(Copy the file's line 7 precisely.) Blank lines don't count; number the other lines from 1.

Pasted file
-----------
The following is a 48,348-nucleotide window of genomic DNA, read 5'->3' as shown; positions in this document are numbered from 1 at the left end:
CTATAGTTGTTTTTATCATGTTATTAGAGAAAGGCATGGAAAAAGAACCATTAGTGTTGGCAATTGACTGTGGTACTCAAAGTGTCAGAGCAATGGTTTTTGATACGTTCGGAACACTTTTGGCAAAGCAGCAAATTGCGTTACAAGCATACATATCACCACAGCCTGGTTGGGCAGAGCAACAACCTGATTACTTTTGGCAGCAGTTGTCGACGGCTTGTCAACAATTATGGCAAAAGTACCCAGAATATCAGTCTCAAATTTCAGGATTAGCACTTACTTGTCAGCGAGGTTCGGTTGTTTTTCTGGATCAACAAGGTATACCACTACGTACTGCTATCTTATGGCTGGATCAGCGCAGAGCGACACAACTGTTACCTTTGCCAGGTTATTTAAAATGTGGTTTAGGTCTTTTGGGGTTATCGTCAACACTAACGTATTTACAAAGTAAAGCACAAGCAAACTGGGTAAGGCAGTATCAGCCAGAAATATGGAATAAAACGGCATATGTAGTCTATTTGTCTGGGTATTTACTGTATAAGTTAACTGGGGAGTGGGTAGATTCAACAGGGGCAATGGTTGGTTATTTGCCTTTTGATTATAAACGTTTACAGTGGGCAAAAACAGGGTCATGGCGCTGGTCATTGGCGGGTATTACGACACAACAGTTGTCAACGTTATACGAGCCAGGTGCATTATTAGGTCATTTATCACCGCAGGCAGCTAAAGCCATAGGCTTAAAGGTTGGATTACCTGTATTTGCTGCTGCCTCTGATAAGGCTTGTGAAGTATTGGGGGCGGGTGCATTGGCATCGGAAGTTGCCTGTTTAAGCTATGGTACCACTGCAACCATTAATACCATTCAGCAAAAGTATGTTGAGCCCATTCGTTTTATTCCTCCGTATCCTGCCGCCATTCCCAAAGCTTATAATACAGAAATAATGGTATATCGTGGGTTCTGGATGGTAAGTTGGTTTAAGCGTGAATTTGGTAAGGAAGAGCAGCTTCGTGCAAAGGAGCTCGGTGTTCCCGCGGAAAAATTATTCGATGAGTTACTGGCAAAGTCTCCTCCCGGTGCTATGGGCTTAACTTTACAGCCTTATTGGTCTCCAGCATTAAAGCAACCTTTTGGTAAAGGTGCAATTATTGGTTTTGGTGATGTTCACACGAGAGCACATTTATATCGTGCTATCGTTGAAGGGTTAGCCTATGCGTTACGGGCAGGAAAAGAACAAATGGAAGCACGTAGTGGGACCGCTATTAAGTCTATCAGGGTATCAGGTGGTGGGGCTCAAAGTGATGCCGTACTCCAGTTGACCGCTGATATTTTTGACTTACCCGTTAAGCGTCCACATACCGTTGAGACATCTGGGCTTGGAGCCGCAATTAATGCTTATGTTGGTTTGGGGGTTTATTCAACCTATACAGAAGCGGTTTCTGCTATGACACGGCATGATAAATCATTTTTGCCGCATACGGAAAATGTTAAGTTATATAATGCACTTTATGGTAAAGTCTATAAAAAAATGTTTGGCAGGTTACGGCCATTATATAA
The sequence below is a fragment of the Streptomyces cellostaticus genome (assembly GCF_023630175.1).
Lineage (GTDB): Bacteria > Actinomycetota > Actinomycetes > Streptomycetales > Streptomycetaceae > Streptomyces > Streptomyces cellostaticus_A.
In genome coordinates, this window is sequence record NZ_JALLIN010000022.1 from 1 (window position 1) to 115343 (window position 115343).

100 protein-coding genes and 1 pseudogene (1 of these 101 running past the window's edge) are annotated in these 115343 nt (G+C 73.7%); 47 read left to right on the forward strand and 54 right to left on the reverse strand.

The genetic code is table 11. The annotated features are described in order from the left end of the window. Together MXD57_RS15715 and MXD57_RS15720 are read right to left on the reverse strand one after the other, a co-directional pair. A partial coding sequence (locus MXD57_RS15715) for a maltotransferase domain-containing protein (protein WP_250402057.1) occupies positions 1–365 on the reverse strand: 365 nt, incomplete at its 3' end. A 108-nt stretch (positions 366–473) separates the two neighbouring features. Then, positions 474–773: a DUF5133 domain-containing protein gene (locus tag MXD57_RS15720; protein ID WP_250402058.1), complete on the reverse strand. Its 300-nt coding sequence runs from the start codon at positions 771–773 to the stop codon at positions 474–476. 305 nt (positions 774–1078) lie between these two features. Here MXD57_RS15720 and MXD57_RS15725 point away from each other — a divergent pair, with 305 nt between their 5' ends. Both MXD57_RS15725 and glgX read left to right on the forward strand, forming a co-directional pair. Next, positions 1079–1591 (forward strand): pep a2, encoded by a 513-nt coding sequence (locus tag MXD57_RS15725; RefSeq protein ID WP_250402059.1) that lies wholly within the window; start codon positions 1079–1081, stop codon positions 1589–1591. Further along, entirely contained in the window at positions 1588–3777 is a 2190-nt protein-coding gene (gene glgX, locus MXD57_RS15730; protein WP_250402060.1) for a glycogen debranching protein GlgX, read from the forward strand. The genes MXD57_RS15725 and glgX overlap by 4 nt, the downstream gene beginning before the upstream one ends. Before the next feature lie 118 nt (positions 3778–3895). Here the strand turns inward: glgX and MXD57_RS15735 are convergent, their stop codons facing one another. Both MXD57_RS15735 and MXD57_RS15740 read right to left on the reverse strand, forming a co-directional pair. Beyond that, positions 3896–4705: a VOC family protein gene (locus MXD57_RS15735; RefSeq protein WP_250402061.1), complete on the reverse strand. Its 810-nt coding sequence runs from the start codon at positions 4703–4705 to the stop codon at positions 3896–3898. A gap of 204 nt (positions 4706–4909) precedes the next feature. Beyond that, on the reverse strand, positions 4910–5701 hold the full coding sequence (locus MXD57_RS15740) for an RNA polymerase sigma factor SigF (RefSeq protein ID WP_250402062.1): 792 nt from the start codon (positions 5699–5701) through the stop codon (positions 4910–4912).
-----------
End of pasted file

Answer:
The genetic code is table 11. The annotated features are described in order from the left end of the window. Together MXD57_RS15715 and MXD57_RS15720 are read right to left on the reverse strand one after the other, a co-directional pair. A partial coding sequence (locus MXD57_RS15715) for a maltotransferase domain-containing protein (protein WP_250402057.1) occupies positions 1–365 on the reverse strand: 365 nt, incomplete at its 3' end. A 108-nt stretch (positions 366–473) separates the two neighbouring features. Then, positions 474–773: a DUF5133 domain-containing protein gene (locus tag MXD57_RS15720; protein ID WP_250402058.1), complete on the reverse strand. Its 300-nt coding sequence runs from the start codon at positions 771–773 to the stop codon at positions 474–476. 305 nt (positions 774–1078) lie between these two features. Here MXD57_RS15720 and MXD57_RS15725 point away from each other — a divergent pair, with 305 nt between their 5' ends. Both MXD57_RS15725 and glgX read left to right on the forward strand, forming a co-directional pair. Next, positions 1079–1591 (forward strand): pep a2, encoded by a 513-nt coding sequence (locus tag MXD57_RS15725; RefSeq protein ID WP_250402059.1) that lies wholly within the window; start codon positions 1079–1081, stop codon positions 1589–1591. Further along, entirely contained in the window at positions 1588–3777 is a 2190-nt protein-coding gene (gene glgX, locus MXD57_RS15730; protein WP_250402060.1) for a glycogen debranching protein GlgX, read from the forward strand. The genes MXD57_RS15725 and glgX overlap by 4 nt, the downstream gene beginning before the upstream one ends. Before the next feature lie 118 nt (positions 3778–3895). Here the strand turns inward: glgX and MXD57_RS15735 are convergent, their stop codons facing one another. Both MXD57_RS15735 and MXD57_RS15740 read right to left on the reverse strand, forming a co-directional pair. Beyond that, positions 3896–4705: a VOC family protein gene (locus MXD57_RS15735; RefSeq protein WP_250402061.1), complete on the reverse strand. Its 810-nt coding sequence runs from the start codon at positions 4703–4705 to the stop codon at positions 3896–3898. A gap of 204 nt (positions 4706–4909) precedes the next feature. Beyond that, on the reverse strand, positions 4910–5701 hold the full coding sequence (locus MXD57_RS15740) for an RNA polymerase sigma factor SigF (RefSeq protein ID WP_250402062.1): 792 nt from the start codon (positions 5699–5701) through the stop codon (positions 4910–4912).